Governor Ranolfo Vieira Júnior this week met American filmmakers Mark Sayre and Steven Swadling, who work in Hollywood and are in Rio Grande do Sul to get to know landscapes that can be used as film locations. They were welcomed at the Rio Grande do Sul government headquarters at Expointer Park, in Esteio (Porto Alegre Metropolitan Region).
The duo came to the state at the invitation of the Transforma RS group, which brings together public authorities, society, companies and universities to support sustainable development. They have already toured several places in Porto Alegre and four cities in the Serra Gaúcha – Canela, Gramado, Bento Gonçalves and Caxias do Sul.
“We didn’t expect to see such lush landscapes,” said Swadling. “We are delighted with the climate, soul and culture here.” He and his colleague are also prospecting local partnerships for film production and the development of a new cinematographic hub.
The Secretary of Tourism, Rafael Ayub, the Secretary of Culture in office, Gabriella Meindrad, the representative of “Transforma RS”, Gabriela Schwan, and the director of the State Institute of Cinema (Iecine), Zeca Britto, participated in the meeting, which dealt with of possibilities for carrying out projects linked to the so-called “Seventh Art”.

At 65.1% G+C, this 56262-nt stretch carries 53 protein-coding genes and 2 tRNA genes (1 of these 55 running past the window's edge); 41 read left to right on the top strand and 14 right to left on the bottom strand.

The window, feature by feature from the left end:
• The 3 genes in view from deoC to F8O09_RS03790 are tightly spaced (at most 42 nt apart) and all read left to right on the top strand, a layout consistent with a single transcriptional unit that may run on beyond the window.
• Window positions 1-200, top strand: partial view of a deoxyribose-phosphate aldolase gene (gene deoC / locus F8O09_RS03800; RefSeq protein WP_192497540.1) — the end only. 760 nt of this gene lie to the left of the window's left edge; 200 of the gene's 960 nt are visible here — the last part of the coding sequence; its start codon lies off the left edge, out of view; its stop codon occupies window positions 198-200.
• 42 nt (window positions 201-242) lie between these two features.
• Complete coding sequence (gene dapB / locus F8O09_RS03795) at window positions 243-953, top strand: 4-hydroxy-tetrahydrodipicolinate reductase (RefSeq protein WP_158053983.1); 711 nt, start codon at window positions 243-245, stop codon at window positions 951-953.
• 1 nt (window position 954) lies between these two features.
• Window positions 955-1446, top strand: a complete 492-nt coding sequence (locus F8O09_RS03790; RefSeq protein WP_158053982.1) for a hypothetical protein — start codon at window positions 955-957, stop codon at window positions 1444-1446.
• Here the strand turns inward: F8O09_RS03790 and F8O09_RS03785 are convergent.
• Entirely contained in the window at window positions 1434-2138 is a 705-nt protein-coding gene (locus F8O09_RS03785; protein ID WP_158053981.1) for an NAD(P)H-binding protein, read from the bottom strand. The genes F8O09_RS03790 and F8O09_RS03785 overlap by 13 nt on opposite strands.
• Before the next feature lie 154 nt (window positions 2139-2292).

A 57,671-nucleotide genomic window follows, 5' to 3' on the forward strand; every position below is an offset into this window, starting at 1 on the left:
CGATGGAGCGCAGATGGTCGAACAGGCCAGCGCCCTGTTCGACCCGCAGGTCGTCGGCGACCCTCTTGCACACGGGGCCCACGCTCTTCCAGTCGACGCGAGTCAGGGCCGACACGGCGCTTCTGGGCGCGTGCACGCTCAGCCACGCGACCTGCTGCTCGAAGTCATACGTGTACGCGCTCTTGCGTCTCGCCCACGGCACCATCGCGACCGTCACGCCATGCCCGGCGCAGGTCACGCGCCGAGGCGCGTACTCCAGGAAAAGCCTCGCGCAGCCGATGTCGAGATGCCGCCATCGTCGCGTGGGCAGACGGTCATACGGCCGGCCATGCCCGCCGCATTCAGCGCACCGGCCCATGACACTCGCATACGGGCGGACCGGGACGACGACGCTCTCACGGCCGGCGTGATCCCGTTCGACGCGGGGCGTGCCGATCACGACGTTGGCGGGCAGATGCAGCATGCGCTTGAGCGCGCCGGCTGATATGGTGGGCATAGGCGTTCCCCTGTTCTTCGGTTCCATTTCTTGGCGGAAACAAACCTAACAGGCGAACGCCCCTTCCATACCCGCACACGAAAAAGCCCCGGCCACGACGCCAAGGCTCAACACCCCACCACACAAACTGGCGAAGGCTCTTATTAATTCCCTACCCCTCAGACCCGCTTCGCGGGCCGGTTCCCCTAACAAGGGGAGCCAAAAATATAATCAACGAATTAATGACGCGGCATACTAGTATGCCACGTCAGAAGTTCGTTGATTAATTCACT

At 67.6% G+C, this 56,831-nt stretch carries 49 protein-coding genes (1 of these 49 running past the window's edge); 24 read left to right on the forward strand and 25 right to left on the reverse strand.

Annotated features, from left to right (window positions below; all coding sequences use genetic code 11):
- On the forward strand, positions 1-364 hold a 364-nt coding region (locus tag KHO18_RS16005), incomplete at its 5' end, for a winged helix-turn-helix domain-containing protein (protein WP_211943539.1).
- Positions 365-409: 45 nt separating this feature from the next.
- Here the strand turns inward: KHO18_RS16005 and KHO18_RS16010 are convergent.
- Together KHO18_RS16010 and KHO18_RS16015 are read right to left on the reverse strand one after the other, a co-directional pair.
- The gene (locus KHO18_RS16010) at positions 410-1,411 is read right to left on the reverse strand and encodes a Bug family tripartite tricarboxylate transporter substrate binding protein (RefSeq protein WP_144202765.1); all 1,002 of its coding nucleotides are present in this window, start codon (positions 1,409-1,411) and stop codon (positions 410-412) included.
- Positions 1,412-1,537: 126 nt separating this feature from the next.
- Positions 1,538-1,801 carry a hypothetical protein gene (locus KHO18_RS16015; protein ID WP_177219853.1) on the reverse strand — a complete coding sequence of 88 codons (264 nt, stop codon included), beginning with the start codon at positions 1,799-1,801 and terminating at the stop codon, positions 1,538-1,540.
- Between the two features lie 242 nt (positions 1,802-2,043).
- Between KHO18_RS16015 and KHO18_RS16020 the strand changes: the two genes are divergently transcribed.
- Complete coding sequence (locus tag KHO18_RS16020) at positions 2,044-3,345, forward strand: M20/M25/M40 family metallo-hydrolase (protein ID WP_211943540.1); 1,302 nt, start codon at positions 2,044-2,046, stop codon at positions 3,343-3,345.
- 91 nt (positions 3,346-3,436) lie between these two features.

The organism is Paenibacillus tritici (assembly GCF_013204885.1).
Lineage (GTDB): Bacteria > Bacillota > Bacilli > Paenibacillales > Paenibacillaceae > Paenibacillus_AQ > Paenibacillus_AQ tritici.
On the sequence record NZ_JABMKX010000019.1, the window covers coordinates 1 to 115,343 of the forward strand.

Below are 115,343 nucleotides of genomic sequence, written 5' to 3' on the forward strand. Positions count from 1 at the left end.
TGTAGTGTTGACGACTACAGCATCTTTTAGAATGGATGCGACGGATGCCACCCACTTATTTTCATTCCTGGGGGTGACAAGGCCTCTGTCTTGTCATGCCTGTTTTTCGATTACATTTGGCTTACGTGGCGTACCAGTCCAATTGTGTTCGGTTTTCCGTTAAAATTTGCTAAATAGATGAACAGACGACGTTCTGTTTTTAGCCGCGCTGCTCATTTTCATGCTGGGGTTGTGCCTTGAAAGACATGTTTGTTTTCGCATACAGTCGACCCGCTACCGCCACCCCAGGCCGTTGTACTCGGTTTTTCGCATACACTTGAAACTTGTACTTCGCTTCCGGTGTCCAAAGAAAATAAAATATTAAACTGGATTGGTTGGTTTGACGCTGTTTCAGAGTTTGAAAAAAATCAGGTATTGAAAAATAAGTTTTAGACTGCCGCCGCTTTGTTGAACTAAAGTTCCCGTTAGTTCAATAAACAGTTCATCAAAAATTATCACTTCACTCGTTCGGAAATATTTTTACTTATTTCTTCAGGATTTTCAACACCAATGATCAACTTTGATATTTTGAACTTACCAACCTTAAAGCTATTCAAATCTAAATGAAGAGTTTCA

Ranolfo Vieira Júnior highlighted the beauties of Rio Grande do Sul, as well as the State’s interest in developing projects within the audiovisual industry that can foster the economy:
“Our state has an enormous diversity of landscapes and cultures. We certainly have every interest in promoting initiatives and partnerships that highlight the Rio Grande do Sul scenario and can generate jobs and development. We are available. The departments of Culture and Tourism are the focal points for the development of this idea”.
Visiting Serra Gaúcha last weekend, visitors Mark Sayre and Steven Swadling praised the natural landscapes they were able to see in cities like Bento Gonçalves. Swadling, for example, mentioned one of his biggest surprises at the time:
“I had no idea of the existence of places with such beautiful and cozy vineyards in the country. I thought it was all wonderful and what we saw here is very similar to what we have in US wineries. When we think of wine, natural scenes from California, France or Chile immediately come to mind, but not Brazil. This visit has helped us to open our eyes to the possibility of shooting a film here”.
Source: The South